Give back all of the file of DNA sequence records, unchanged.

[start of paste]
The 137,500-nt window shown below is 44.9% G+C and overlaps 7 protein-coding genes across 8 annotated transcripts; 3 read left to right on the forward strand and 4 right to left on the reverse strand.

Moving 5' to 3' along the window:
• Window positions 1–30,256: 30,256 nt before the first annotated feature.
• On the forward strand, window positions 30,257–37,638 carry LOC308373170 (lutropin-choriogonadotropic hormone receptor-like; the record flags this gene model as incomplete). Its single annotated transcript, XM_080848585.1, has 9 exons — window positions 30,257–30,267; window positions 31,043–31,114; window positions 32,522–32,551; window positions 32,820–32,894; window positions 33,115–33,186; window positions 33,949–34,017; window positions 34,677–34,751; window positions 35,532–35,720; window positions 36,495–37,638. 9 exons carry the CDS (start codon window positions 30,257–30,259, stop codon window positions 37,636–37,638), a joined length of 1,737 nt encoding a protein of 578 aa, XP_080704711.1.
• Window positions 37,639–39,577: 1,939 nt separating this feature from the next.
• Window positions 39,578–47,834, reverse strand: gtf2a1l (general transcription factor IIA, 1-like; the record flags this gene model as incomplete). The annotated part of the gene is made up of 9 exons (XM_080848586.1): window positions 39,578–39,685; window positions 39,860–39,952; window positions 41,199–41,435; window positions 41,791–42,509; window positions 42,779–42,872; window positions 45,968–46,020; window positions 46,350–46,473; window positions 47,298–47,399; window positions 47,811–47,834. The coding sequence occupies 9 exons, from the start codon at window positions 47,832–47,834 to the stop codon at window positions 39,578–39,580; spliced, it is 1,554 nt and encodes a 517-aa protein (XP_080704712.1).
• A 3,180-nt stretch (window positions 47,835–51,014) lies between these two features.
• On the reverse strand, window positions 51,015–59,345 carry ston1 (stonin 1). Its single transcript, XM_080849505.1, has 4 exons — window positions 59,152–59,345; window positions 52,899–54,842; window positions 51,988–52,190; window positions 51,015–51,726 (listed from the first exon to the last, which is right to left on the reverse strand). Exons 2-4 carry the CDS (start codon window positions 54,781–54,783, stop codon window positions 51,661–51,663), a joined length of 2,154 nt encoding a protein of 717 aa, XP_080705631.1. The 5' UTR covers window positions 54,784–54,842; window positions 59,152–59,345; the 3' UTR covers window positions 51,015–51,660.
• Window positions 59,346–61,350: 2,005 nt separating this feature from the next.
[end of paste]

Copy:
The 137,500-nt window shown below is 44.9% G+C and overlaps 7 protein-coding genes across 8 annotated transcripts; 3 read left to right on the forward strand and 4 right to left on the reverse strand.

Moving 5' to 3' along the window:
• Window positions 1–30,256: 30,256 nt before the first annotated feature.
• On the forward strand, window positions 30,257–37,638 carry LOC308373170 (lutropin-choriogonadotropic hormone receptor-like; the record flags this gene model as incomplete). Its single annotated transcript, XM_080848585.1, has 9 exons — window positions 30,257–30,267; window positions 31,043–31,114; window positions 32,522–32,551; window positions 32,820–32,894; window positions 33,115–33,186; window positions 33,949–34,017; window positions 34,677–34,751; window positions 35,532–35,720; window positions 36,495–37,638. 9 exons carry the CDS (start codon window positions 30,257–30,259, stop codon window positions 37,636–37,638), a joined length of 1,737 nt encoding a protein of 578 aa, XP_080704711.1.
• Window positions 37,639–39,577: 1,939 nt separating this feature from the next.
• Window positions 39,578–47,834, reverse strand: gtf2a1l (general transcription factor IIA, 1-like; the record flags this gene model as incomplete). The annotated part of the gene is made up of 9 exons (XM_080848586.1): window positions 39,578–39,685; window positions 39,860–39,952; window positions 41,199–41,435; window positions 41,791–42,509; window positions 42,779–42,872; window positions 45,968–46,020; window positions 46,350–46,473; window positions 47,298–47,399; window positions 47,811–47,834. The coding sequence occupies 9 exons, from the start codon at window positions 47,832–47,834 to the stop codon at window positions 39,578–39,580; spliced, it is 1,554 nt and encodes a 517-aa protein (XP_080704712.1).
• A 3,180-nt stretch (window positions 47,835–51,014) lies between these two features.
• On the reverse strand, window positions 51,015–59,345 carry ston1 (stonin 1). Its single transcript, XM_080849505.1, has 4 exons — window positions 59,152–59,345; window positions 52,899–54,842; window positions 51,988–52,190; window positions 51,015–51,726 (listed from the first exon to the last, which is right to left on the reverse strand). Exons 2-4 carry the CDS (start codon window positions 54,781–54,783, stop codon window positions 51,661–51,663), a joined length of 2,154 nt encoding a protein of 717 aa, XP_080705631.1. The 5' UTR covers window positions 54,784–54,842; window positions 59,152–59,345; the 3' UTR covers window positions 51,015–51,660.
• Window positions 59,346–61,350: 2,005 nt separating this feature from the next.